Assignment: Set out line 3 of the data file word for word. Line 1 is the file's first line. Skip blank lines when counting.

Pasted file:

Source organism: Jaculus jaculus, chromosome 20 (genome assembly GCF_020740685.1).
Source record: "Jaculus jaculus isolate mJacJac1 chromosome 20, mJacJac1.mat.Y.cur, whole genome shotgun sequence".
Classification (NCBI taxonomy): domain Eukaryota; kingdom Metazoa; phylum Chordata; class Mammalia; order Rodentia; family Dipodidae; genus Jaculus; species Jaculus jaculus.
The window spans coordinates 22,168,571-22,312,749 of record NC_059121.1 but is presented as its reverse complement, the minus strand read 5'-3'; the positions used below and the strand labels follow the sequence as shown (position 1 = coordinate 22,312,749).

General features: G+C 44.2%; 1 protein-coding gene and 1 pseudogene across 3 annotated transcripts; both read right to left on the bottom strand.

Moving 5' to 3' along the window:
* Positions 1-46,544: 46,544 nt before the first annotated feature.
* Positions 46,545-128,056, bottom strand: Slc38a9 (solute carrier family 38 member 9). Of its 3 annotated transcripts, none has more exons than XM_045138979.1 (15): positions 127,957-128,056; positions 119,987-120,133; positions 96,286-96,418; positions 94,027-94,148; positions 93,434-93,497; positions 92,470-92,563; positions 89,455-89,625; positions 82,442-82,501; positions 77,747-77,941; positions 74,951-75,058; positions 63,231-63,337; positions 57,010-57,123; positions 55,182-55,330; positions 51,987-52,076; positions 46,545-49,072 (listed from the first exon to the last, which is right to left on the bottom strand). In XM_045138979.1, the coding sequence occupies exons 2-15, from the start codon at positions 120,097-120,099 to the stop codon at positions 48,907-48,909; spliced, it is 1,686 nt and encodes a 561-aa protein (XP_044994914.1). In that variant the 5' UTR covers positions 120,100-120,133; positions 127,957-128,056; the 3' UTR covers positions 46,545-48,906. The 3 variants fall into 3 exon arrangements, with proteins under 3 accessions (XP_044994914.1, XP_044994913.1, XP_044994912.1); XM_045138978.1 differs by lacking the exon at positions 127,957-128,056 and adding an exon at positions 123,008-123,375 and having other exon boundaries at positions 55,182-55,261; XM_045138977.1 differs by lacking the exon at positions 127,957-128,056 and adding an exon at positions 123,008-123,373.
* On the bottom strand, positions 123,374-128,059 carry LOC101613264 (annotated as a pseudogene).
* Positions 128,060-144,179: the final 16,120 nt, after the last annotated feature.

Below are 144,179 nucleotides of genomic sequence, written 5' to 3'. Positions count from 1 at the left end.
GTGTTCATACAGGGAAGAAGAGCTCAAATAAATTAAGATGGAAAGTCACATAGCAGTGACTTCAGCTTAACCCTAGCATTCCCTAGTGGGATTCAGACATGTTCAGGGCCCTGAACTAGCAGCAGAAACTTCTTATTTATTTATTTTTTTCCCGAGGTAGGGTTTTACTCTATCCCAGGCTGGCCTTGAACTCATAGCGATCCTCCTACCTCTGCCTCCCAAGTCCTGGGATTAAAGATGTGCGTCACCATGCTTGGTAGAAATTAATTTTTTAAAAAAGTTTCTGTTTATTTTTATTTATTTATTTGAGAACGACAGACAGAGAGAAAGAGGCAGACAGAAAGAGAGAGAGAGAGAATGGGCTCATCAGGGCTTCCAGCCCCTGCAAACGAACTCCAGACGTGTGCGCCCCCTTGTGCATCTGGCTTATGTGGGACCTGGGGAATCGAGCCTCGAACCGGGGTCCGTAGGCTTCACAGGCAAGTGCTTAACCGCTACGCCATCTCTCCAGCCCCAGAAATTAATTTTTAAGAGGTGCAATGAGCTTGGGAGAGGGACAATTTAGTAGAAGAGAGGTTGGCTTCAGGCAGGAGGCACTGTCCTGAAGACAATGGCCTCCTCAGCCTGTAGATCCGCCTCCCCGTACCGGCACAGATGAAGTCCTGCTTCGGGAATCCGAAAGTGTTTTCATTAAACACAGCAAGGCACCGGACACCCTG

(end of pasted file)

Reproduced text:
Classification (NCBI taxonomy): domain Eukaryota; kingdom Metazoa; phylum Chordata; class Mammalia; order Rodentia; family Dipodidae; genus Jaculus; species Jaculus jaculus.